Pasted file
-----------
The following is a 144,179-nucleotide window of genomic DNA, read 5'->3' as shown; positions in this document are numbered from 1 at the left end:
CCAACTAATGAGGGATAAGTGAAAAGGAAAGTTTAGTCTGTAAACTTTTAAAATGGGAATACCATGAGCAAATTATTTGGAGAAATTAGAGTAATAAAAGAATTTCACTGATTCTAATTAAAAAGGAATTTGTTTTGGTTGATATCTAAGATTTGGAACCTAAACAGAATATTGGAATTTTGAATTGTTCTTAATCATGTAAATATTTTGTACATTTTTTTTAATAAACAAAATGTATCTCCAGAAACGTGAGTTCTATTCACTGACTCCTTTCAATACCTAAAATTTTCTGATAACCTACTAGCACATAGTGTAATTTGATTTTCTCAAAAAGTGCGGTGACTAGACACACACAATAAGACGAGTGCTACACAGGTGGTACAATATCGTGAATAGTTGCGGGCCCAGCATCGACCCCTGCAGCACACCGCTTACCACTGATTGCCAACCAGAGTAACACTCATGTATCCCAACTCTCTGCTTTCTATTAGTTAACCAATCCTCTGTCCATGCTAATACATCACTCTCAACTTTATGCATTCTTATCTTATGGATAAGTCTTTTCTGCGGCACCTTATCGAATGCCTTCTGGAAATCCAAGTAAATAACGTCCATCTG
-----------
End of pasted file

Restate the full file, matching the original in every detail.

The following is a 144,179-nucleotide window of genomic DNA, read 5'->3' as shown; positions in this document are numbered from 1 at the left end:
CCAACTAATGAGGGATAAGTGAAAAGGAAAGTTTAGTCTGTAAACTTTTAAAATGGGAATACCATGAGCAAATTATTTGGAGAAATTAGAGTAATAAAAGAATTTCACTGATTCTAATTAAAAAGGAATTTGTTTTGGTTGATATCTAAGATTTGGAACCTAAACAGAATATTGGAATTTTGAATTGTTCTTAATCATGTAAATATTTTGTACATTTTTTTTAATAAACAAAATGTATCTCCAGAAACGTGAGTTCTATTCACTGACTCCTTTCAATACCTAAAATTTTCTGATAACCTACTAGCACATAGTGTAATTTGATTTTCTCAAAAAGTGCGGTGACTAGACACACACAATAAGACGAGTGCTACACAGGTGGTACAATATCGTGAATAGTTGCGGGCCCAGCATCGACCCCTGCAGCACACCGCTTACCACTGATTGCCAACCAGAGTAACACTCATGTATCCCAACTCTCTGCTTTCTATTAGTTAACCAATCCTCTGTCCATGCTAATACATCACTCTCAACTTTATGCATTCTTATCTTATGGATAAGTCTTTTCTGCGGCACCTTATCGAATGCCTTCTGGAAATCCAAGTAAATAACGTCCATCTG